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Samyang Biopharm adds Nanocage-Based Immunotherapy targeting CD47 in TME

입력 2018-02-14 07:57 수정 2018-02-14 07:57

바이오스펙테이터 Sungmin Kim 기자

Samyang Biopharm has been reshaping its immuno-oncology strategies for harnessing the immune system against cancer, by maximizing the effect of newly developed chemotherapies in combination with its own anticancer drugs, via a novel drug delivery system (DDS) technology.

As the first initiative, the company announced on January 16 that it had signed a technology transfer agreement with the Korea Institute of Science and Technology (KIST), regarding a new nanocage technology that has been developed by a research team led by Dr. Kim In-San of KIST’s Center for Theragnosis.

Interestingly, this nature-derived ferritin protein-based nanocage not only efficiently presents ligands that inhibit CD47 (Cluster of Differentiation 47), an immune checkpoint molecule, but also delivers drugs that induce immunogenic cancer cell death.

Given its own anticancer drugs (e.g., paclitaxel and doxetaxel), Samyang Biopharm plans to verify the usefulness of this new technology, before developing new forms of treatment through clinical trials.

Enhancement of tumor cell phagocytosis by binding to CD47 in the tumor microenvironment

Nanocage proteins form a macromolecule via the regular self-assembly of subunits. The nanocage contains a specific substance in its otherwise empty internal space. A typical example is ferritin, a reservoir of iron ions, which has a 24-subunit assembly to form a nanocage of 12 nm in size.

The KIST team inserted signal-regulatory protein alpha (SIRPα) into the surface of ferritin nanocage as a CD47 antagonist. To ensure higher antitumor activity, the team used SIRPα variant (FHSirpα) to ensure better binding affinity to CD47. For efficient loading of FHSirpα, both doxorubicin and copper (II) were added to the nanocage. One FHSirpα nanocage contains 54 doses of doxorubicin.

The overproduction of CD47 on cancer cells signals the macrophages with a “don’t-eat-me” message, which allows the disease to progress. CD47 is also highly expressed in patients with poorer prognosis.

"The designed nanocage-therapeutic awakens the host's immune system to the presence of cancer using CD47, and elicits a durable systemic immune response against cancer”, said the research team in a published paper. “Furthermore, the novel tactic may overcome the activation-energy threshold of the immunosuppressive tumor microenvironment.”

The team cited another advantage of the designed nanocage-therapeutic. Recent studies show that by binding to erythrocytes or platelets, anti-CD47 antibodies may cause clinical adverse reactions, such as anemia and bleeding. By contrast, ferritin-bound SIRPα does not form a cluster due to spectrin, a cytoskeletal protein of red blood cells, thus showing a very low binding capacity to the CD47 present in red blood cells.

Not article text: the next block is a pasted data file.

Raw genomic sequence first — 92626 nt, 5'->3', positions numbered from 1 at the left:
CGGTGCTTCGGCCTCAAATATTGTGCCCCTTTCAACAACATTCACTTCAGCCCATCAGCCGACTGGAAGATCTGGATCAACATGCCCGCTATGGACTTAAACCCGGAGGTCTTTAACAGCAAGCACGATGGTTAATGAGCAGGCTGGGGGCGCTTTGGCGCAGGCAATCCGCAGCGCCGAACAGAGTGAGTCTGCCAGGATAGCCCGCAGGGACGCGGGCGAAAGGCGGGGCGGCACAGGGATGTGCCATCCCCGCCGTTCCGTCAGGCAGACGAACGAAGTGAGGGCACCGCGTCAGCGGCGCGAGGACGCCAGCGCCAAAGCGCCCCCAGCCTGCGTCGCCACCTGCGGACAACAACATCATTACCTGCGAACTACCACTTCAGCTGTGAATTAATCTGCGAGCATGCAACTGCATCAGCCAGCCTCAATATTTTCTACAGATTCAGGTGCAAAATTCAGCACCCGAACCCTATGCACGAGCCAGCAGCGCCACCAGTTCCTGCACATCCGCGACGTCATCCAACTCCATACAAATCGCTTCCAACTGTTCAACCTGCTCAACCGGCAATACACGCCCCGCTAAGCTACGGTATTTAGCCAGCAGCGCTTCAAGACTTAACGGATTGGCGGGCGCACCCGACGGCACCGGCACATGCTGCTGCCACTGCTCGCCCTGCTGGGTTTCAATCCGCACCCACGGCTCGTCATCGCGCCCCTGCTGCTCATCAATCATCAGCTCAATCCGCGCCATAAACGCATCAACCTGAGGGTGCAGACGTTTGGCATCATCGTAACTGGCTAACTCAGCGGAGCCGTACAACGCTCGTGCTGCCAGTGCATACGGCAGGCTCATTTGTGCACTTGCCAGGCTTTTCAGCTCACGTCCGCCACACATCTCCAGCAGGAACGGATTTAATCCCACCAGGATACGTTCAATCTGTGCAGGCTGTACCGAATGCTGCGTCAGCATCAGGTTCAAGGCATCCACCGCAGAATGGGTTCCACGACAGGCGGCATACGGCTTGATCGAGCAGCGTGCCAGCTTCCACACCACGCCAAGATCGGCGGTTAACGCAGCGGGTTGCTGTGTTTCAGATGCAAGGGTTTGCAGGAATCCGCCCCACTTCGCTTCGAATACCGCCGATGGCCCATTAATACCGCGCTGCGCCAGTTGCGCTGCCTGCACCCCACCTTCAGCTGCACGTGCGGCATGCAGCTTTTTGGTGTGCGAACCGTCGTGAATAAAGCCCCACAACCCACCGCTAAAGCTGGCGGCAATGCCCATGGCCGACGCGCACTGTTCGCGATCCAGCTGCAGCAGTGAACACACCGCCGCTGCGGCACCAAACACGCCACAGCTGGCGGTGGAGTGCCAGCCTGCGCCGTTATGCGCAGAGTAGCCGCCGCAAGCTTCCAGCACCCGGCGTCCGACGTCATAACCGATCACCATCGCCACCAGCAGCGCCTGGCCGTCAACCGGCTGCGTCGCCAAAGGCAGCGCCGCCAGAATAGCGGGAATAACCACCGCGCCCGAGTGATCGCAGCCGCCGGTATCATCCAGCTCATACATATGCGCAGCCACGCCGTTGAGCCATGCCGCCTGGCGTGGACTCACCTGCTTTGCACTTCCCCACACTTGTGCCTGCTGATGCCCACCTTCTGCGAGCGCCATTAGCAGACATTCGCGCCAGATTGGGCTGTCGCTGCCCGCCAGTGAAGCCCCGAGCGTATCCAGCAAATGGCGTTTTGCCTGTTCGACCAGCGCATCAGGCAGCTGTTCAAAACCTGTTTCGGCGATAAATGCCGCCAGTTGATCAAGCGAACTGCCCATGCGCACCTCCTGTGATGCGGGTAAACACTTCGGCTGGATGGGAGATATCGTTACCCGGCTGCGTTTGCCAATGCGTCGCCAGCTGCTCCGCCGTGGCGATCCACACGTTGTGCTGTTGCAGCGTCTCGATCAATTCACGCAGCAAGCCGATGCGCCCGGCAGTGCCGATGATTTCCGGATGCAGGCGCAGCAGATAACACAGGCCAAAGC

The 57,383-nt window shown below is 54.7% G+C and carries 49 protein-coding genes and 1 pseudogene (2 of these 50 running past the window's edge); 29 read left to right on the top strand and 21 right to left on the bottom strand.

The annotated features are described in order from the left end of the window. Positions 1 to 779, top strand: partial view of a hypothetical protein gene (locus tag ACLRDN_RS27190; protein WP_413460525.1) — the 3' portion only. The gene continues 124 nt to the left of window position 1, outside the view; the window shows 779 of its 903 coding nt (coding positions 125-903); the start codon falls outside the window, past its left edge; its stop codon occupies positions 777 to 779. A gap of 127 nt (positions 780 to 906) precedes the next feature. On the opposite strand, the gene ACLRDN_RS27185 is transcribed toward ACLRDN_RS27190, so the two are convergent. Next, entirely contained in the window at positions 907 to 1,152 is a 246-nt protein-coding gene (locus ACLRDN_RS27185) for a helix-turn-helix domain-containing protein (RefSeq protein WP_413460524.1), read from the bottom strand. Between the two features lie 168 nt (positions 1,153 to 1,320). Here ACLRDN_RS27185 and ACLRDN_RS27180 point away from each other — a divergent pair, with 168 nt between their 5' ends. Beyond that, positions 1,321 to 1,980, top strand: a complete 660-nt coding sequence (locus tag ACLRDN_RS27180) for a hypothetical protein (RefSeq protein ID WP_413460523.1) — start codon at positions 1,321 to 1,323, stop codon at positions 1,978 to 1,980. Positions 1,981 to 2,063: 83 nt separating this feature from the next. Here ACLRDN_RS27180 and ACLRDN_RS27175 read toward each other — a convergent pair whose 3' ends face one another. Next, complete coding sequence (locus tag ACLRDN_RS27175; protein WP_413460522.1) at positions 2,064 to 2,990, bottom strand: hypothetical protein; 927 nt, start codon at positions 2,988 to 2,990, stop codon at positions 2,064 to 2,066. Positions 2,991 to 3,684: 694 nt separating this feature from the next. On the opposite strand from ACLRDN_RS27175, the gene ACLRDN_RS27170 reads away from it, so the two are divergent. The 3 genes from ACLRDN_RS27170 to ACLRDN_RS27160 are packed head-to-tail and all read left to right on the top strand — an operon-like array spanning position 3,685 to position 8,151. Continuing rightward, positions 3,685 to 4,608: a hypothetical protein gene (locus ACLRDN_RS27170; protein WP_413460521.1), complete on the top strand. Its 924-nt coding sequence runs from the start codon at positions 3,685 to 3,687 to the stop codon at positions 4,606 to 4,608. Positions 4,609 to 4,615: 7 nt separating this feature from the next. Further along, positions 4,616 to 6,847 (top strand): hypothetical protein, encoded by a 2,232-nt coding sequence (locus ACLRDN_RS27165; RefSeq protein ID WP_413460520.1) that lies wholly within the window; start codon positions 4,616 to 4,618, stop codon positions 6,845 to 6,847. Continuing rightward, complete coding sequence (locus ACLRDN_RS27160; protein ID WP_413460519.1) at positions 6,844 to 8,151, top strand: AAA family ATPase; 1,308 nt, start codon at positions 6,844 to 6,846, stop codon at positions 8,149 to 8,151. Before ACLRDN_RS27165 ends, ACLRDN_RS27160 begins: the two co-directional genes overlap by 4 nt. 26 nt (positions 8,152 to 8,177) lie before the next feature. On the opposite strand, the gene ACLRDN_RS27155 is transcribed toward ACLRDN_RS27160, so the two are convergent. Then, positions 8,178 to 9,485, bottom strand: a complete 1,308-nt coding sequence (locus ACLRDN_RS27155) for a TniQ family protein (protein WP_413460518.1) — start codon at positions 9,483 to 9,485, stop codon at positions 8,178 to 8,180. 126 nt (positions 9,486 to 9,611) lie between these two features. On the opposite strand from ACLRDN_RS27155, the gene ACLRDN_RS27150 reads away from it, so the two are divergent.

Antitumor activity in animal tumor model

In vivo assay revealed that the designed nanocage-therapeutic induced more enhanced tumor cell phagocytosis compared with mSirpα, when mouse bone marrow-derived macrophages were treated with FHSirpα. In addition, the enhanced delivery of doxorubicin-loaded nanocage therapeutic was demonstrated in the immunosuppressive tumor microenvironment, where more drug accumulation (up to (2 or 3)-fold) was found in FHSirpα-doxorubicin than in wild-type FH-doxorubicin.

The above assay also indicated that the number of interferon gamma-producing effector T cells was more significantly increased in the FHSirpα-doxorubicin group than control (mSirpα-dox), with better infiltration of CD8+ T cells into the tumor site in the FHSirpα-doxorubicin group. Following treatment, the research team also identified the potent inhibition of tumor growth, and complete eradication of tumors, through systemic tumor-specific T cell responses in the tumor-draining sites.

After removal of the primary tumor, all mice were re-challenged with the same tumor cells, to investigate the size of tumors and their survival rate. Remarkably, all mice treated with FHSirpα-doxorubicin were protected against subsequent challenge with the same tumor cells by 100 % for 30 days, when compared to other treatment groups: FHSirpα (80 %), doxorubicin (60 %), mSirpα (50 %), and buffer (25%). Except for the FHSirpα-doxorubicin group, tumor regrowth was observed in other groups at less than 10 days after treatment.

The survival rate was also similar at 80 days after treatment: FHSirpα-doxorubicin (100 %), FHSirpα (80 %), mSirpα (50 %), doxorubicin (50 %), and buffer (20 %).

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